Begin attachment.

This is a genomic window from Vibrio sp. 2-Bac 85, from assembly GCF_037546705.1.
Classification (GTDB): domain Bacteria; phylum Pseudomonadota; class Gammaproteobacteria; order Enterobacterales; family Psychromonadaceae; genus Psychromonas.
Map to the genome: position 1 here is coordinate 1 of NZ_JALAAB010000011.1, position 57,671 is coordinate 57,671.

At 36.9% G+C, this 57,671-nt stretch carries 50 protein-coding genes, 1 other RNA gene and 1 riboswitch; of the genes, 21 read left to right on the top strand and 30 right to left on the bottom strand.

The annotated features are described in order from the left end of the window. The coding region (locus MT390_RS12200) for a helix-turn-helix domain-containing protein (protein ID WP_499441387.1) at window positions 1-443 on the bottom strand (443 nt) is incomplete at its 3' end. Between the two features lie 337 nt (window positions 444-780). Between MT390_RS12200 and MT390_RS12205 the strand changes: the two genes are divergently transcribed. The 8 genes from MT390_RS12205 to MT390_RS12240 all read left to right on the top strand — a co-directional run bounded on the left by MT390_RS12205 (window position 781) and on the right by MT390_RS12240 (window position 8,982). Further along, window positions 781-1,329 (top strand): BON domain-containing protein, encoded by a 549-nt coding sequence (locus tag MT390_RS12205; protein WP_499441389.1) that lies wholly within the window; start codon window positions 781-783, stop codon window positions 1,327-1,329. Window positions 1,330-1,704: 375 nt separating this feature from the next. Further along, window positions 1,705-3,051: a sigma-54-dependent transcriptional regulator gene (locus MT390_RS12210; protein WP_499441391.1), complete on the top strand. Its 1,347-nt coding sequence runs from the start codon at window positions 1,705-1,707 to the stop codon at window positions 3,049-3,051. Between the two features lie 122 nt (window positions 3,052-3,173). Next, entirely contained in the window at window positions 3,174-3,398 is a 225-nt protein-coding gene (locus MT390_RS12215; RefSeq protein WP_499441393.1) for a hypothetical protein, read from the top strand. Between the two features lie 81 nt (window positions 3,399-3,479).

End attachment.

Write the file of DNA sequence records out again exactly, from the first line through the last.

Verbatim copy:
This is a genomic window from Vibrio sp. 2-Bac 85, from assembly GCF_037546705.1.
Classification (GTDB): domain Bacteria; phylum Pseudomonadota; class Gammaproteobacteria; order Enterobacterales; family Psychromonadaceae; genus Psychromonas.
Map to the genome: position 1 here is coordinate 1 of NZ_JALAAB010000011.1, position 57,671 is coordinate 57,671.

At 36.9% G+C, this 57,671-nt stretch carries 50 protein-coding genes, 1 other RNA gene and 1 riboswitch; of the genes, 21 read left to right on the top strand and 30 right to left on the bottom strand.

The annotated features are described in order from the left end of the window. The coding region (locus MT390_RS12200) for a helix-turn-helix domain-containing protein (protein ID WP_499441387.1) at window positions 1-443 on the bottom strand (443 nt) is incomplete at its 3' end. Between the two features lie 337 nt (window positions 444-780). Between MT390_RS12200 and MT390_RS12205 the strand changes: the two genes are divergently transcribed. The 8 genes from MT390_RS12205 to MT390_RS12240 all read left to right on the top strand — a co-directional run bounded on the left by MT390_RS12205 (window position 781) and on the right by MT390_RS12240 (window position 8,982). Further along, window positions 781-1,329 (top strand): BON domain-containing protein, encoded by a 549-nt coding sequence (locus tag MT390_RS12205; protein WP_499441389.1) that lies wholly within the window; start codon window positions 781-783, stop codon window positions 1,327-1,329. Window positions 1,330-1,704: 375 nt separating this feature from the next. Further along, window positions 1,705-3,051: a sigma-54-dependent transcriptional regulator gene (locus MT390_RS12210; protein WP_499441391.1), complete on the top strand. Its 1,347-nt coding sequence runs from the start codon at window positions 1,705-1,707 to the stop codon at window positions 3,049-3,051. Between the two features lie 122 nt (window positions 3,052-3,173). Next, entirely contained in the window at window positions 3,174-3,398 is a 225-nt protein-coding gene (locus MT390_RS12215; RefSeq protein WP_499441393.1) for a hypothetical protein, read from the top strand. Between the two features lie 81 nt (window positions 3,399-3,479).